In February, before we knew the virus was working its way through our communities and shutdowns and masks weren’t commonplace, I found myself in the emergency room with a high fever, chills, shortness of breath and aches. At the time, I was told it was the flu and pneumonia and to stay home and rest. At the advice of doctors, I took two weeks away from work to recover, every single day of which I desperately needed. But, like millions of other independent contractors, I had no paid leave and no benefits. For me staying home meant no paycheck.
I worked as an independent contractor for a major retailer’s grocery delivery service, a retailer known among others for good pay and benefits. The catch was, I worked as a “shopper,” what they called the workers of its grocery delivery service. Although I worked side by side with their employees in their stores and served their customers, my benefits were entirely different. When I got sick, I had no paid leave or paycheck, so I had to get back to work before I was healthy. After a few unbearable days of working while sick and managing my deliveries, I became even sicker and had to take more time away from work to recover, meaning again I was without a paycheck.
Recently, an antibody test confirmed what I already knew: I had been sick with coronavirus. Now, all I can think about is how dangerous it was that I was working shoulder to shoulder with so many other employees and delivering groceries to dozens of families. Many of our customers were awaiting diapers, milk, and cereal for themselves and their kids. I thought about our customers who had ordered home deliveries because they or a family member belonged to an at-risk group. They expected that their groceries were being delivered in a safe and healthy way.
When the pandemic began, this retailer touted the benefits they were extending to their employees. But what the public didn’t realize was, they weren’t offering the same benefits to delivery workers like me, who were largely operating as a shadow workforce.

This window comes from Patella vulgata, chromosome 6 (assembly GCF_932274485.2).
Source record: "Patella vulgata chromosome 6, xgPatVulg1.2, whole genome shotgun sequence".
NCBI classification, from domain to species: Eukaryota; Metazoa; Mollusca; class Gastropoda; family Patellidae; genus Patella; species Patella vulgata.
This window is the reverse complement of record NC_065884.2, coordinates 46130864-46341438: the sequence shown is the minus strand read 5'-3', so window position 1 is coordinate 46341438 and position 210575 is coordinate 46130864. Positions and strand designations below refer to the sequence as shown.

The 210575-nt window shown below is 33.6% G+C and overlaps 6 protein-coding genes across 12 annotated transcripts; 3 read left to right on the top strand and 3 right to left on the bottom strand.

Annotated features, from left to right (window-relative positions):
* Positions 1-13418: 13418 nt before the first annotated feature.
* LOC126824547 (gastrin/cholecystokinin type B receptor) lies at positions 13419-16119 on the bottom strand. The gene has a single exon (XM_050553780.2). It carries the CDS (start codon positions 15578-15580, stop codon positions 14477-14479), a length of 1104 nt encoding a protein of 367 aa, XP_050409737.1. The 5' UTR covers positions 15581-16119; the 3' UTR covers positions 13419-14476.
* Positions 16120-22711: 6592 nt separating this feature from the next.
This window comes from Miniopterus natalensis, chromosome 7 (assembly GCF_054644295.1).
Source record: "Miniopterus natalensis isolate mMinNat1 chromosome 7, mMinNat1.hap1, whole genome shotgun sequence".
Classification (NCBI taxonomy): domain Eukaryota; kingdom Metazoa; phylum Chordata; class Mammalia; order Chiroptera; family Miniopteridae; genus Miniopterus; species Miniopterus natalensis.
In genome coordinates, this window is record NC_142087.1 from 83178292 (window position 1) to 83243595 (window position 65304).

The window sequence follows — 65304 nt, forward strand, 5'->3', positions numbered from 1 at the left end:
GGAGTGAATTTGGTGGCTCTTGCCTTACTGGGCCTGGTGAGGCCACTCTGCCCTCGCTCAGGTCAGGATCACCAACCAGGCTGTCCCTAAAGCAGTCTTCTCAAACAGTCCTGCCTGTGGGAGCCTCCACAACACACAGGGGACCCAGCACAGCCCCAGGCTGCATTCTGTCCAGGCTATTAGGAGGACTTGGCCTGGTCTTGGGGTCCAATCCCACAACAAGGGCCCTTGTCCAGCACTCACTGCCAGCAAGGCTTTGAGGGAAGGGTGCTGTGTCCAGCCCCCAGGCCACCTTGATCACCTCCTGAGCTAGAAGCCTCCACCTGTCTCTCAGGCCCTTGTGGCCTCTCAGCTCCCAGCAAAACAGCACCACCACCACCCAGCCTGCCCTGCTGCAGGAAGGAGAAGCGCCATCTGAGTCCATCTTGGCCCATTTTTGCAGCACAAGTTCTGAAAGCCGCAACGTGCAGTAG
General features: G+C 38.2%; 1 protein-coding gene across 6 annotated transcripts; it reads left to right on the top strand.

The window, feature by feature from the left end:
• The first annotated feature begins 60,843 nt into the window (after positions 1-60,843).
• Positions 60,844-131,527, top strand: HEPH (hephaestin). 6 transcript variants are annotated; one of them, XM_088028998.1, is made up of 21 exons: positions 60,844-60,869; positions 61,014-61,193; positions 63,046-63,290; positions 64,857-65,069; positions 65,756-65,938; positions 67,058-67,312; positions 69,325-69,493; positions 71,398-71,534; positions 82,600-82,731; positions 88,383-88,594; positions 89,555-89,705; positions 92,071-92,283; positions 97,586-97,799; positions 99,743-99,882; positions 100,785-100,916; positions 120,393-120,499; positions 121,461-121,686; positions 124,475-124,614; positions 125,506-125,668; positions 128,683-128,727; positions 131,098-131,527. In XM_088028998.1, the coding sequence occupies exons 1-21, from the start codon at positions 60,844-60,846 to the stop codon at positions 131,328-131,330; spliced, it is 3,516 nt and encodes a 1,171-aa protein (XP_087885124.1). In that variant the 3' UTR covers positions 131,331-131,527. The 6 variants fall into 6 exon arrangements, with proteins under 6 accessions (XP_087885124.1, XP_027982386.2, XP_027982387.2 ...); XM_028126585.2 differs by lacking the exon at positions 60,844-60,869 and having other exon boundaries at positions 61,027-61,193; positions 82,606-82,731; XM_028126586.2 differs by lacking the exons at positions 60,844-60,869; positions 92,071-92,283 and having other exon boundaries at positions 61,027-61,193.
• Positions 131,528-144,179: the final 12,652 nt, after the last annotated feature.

With more and more families ordering groceries online, the demand for delivery workers went up, and our treatment as a workforce went down. Even in a pandemic and these extraordinary circumstances, there was no flexibility to quarantine if we discovered we had been exposed to COVID and PPE like gloves and masks was nearly impossible to come by.
It seems like every day we are learning more about how deadly COVID is and how many people are seriously at risk. I don’t understand why we aren’t talking more about how reckless it is that “essential workers” can’t afford to stay home if we’re sick. Shouldn’t everyone have access to paid leave no matter what they are sick with? Would it have been better if I’d exposed my coworkers and our customers to the flu or the whooping cough instead of COVID?
My experience isn’t unique. According to Paid Leave for the US (PL+US), an estimated one-third of all working people in America are gig workers like me and don’t have access to the same benefits as typical employees. People of color, particularly Black women like me, are far likelier to contract COVID, likelier to be gig workers, and less likely to have access to paid leave. Even before the pandemic, gig work has become a permanent part of our economy: if the gig economy keeps growing at the same rate, it is estimated that more than half of the workforce will participate in it by 2027. It’s time for lawmakers to step in and make sure that there are protections for all workers, including gig workers. We’re the ones on the front lines delivering your food, keeping your household stocked, and going into stores so that you don’t have to. Keeping us healthy keeps you healthy.
I don’t think that paid leave and paid sick days is too much to ask. Major grocery stores and retailers are making money during a pandemic where people are ordering home deliveries more than ever. But instead of providing support to these line critical workers, they’ve been shortchanging employees’ pay and benefits below the radar. Many delivery workers like myself don’t even know what we’ll be paid for our work — an algorithm decides how much they’ll get paid for each delivery. Can you imagine not knowing what you’ll be paid for a day’s work? Can you imagine your employer telling you that your pay will go up and down based on a set of assumptions plugged into a computer program?
Front line delivery workers are doing our part in this crisis. We need lawmakers and employers to do theirs. We need access to paid leave and we need to be fairly compensated so that we never have to choose between our health and our paycheck.
Karyn Johnson-Dorsey was an independent contractor for a major retailer’s grocery delivery service in Riverside, CA. She had to take the time to recover in February and March when she became ill due to Covid-19.